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Religious Faith at the Heart of Georgia Flag Debate

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Jesus’ position was referenced often during a heated four-hour debate in the Georgia state Senate Jan. 30 over changing the state flag, which resulted in a diminished Confederate battle emblem.

Addressing the Senate, Gov. Roy Barnes quoted a letter from former Sen. Clint Day saying “people of faith must be guided by a moral compass that goes beyond political expedience. The Christian faith may ask ‘What would Jesus do?’ about the flag. I believe Jesus would change the flag to unite people.”
The Senate voted 34-22, with five more votes than the minimum needed for passage, adopting a new flag design in which the rebel banner, added to the flag in 1956, is reduced to one of five historic flags displayed on a ribbon below the state seal.  It previously occupied two-thirds of the flag.
The new flag was raised at the State Capitol Jan. 31.
During the debate, Sen. Tommy Williams, R-Lyons, said he had asked the question about what Jesus would do.
“And I really didn’t like the answer I got, because it went against my constituents,” said Williams. “I think [Jesus] would change the flag. But he wouldn’t use secrecy to do it.”
The bill changing the Georgia flag needed 29 votes to pass. Four of the Senate’s 32 Democrats voted against the measure, but six Republicans voted for it, according to The Associated Press.
Sen. Joey Brush, R-Appling, said he voted against the new flag because he believed it was the right thing to do.
“I’m a Christian,” he said. “I cannot let those [Civil War] boys who left their homes and fought for Georgia be forgotten or let ’em down. I love this flag… I don’t feel guilty.”
Sen. Charlie Tanksley, R-Marietta, approached the Senate citing the Bible in an effort to point out the arrogance and pride which often arise from the stories of the past when they are detached from their purposes and taken out of context.  Speaking in favor of the new banner, he urged the leaders “not to repeat the mistakes of the past in the light of God’s loving effort to reconcile us to him and to each other.”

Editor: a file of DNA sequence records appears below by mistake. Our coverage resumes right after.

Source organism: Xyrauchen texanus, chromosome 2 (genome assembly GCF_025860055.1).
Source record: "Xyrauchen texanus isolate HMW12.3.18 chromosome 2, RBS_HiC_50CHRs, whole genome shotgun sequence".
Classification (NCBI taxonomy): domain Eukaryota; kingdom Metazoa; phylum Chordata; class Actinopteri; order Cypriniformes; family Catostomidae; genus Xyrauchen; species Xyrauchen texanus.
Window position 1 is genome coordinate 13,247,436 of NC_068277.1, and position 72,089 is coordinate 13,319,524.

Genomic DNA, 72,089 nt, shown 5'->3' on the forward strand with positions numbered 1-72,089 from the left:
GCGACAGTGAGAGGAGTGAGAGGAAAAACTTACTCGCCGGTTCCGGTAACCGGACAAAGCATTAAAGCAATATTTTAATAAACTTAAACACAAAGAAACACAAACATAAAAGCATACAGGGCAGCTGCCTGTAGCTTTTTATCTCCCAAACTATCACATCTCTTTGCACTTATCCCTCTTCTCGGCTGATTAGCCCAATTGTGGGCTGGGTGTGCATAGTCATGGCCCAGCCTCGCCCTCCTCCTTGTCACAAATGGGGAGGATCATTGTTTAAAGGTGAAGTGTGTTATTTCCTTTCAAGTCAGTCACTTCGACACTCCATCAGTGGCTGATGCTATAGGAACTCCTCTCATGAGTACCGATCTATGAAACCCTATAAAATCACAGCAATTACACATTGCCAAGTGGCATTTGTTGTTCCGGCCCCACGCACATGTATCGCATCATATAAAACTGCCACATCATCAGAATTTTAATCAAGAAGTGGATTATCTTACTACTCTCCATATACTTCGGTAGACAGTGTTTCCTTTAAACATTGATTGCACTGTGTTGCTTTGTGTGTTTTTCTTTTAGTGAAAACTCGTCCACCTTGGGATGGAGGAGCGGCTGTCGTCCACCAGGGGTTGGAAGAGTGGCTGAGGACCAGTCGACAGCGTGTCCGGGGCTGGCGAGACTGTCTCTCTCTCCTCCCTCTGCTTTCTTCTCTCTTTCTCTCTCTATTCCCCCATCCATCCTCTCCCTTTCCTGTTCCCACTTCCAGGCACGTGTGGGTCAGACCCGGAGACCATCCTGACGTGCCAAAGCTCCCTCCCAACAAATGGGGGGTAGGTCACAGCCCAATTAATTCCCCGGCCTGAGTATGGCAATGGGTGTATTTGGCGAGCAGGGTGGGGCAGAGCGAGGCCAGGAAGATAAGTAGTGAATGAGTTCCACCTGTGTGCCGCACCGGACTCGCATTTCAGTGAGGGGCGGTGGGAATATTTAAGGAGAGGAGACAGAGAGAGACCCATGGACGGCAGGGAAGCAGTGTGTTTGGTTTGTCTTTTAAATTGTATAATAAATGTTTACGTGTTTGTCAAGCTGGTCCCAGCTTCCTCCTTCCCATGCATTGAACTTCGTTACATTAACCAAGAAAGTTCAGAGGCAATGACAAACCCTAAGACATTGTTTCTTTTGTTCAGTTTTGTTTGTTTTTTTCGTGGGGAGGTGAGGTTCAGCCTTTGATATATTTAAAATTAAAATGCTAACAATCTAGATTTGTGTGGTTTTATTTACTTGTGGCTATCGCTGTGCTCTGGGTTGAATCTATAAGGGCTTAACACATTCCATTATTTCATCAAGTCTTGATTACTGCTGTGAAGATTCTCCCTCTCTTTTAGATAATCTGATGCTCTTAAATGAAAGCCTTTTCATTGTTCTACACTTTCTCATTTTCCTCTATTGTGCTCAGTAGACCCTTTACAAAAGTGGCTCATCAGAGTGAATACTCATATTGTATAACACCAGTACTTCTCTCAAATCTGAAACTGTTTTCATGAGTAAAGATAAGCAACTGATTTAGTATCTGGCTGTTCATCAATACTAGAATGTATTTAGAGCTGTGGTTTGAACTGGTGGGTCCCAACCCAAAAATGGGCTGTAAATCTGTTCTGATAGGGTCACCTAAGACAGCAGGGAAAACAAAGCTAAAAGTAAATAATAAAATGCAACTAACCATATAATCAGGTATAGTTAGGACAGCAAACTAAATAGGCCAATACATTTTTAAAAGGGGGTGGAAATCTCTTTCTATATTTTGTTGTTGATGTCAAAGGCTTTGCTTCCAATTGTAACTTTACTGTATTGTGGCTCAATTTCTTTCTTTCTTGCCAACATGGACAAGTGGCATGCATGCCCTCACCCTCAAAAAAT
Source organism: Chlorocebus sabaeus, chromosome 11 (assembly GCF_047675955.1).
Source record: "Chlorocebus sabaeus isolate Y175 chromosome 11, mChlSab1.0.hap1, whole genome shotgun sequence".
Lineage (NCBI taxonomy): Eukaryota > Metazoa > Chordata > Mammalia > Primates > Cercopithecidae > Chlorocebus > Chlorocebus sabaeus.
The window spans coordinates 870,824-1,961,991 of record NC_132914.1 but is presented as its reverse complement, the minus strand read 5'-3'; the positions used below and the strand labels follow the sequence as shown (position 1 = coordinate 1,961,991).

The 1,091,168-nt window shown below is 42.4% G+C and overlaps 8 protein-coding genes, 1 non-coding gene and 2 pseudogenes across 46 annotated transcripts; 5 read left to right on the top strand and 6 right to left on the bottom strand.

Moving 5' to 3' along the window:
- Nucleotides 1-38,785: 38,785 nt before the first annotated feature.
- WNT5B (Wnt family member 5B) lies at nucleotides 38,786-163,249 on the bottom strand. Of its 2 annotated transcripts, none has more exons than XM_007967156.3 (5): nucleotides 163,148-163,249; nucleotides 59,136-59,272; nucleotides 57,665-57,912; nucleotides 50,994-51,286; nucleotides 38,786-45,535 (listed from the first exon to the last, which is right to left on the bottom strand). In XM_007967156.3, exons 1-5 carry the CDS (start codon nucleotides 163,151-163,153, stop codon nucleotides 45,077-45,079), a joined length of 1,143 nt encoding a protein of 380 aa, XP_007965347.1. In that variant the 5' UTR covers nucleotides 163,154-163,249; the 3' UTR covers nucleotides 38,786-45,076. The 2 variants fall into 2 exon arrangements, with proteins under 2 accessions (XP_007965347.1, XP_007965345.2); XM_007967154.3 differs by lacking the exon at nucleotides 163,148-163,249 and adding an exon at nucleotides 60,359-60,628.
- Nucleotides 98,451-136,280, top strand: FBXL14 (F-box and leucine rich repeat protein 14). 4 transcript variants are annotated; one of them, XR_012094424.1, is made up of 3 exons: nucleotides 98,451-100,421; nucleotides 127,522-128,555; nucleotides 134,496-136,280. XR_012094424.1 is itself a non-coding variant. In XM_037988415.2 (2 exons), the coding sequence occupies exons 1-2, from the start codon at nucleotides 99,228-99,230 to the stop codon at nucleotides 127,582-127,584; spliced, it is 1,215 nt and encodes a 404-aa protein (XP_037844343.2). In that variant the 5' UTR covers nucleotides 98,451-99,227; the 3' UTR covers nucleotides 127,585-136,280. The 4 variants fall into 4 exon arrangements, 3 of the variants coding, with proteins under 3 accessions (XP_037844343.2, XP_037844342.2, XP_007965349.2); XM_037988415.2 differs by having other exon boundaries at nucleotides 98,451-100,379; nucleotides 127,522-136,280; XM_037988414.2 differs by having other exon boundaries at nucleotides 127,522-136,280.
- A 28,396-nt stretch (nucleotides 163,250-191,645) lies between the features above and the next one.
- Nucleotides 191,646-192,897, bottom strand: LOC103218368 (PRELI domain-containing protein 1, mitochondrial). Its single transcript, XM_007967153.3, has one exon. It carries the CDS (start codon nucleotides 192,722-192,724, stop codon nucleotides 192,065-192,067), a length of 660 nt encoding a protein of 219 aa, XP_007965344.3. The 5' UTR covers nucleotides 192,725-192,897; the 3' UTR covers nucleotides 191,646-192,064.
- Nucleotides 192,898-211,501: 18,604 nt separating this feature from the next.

“When we vote on matters like this, we have to rely on faith,” said Tanksley. “God tells the faithful, ‘I will prosper you and keep you safe until you are old and your hair is gray.’ The time has come to unify under a new banner. The time has come to be faithful.”
After four hours of religious and political debates revolving around old southern heritage, Governor Barnes urged the lawmakers to “vote their conscience.”
“The debate over the Georgia stage flag dramatizes the South’s profound understanding of how race, religion and politics interact,” said Cliff Vaughn, associate director of the Baptist Center for Ethics. “As Southerners, we have consistently exhibited a genuine preoccupation with how religion informs political action.”
Senators agreed that faith played a key role in their vote.
“I prayed for divine guidance in making the proper decision,” said Sen. Rene Kemp, D-Hinesville, according to Augusta Chronicle.
Sen. Richard Marable, D-Rome, said his vote to change the flag came after he “looked deep into [his] heart and prayed” before Tuesday’s historic vote, according to AP.
Following the bill’s passage by the Georgia House of Representatives, the St. Louis-based Council of Conservative Citizens announced on its Web site that the vote went against the popular opinion.
“The Georgia legislature rammed through a bill to dump the state flag and replaced it with a contrived substitute designed by an outspoken adversary of the current flag,” said the Web site. “The new flag was designed by architect Cecil Alexander, an Atlanta Jew whose son has been a vocal critic of the current flag for years.”
Alex Smirnov is a research associate at the Baptist Center for Ethics.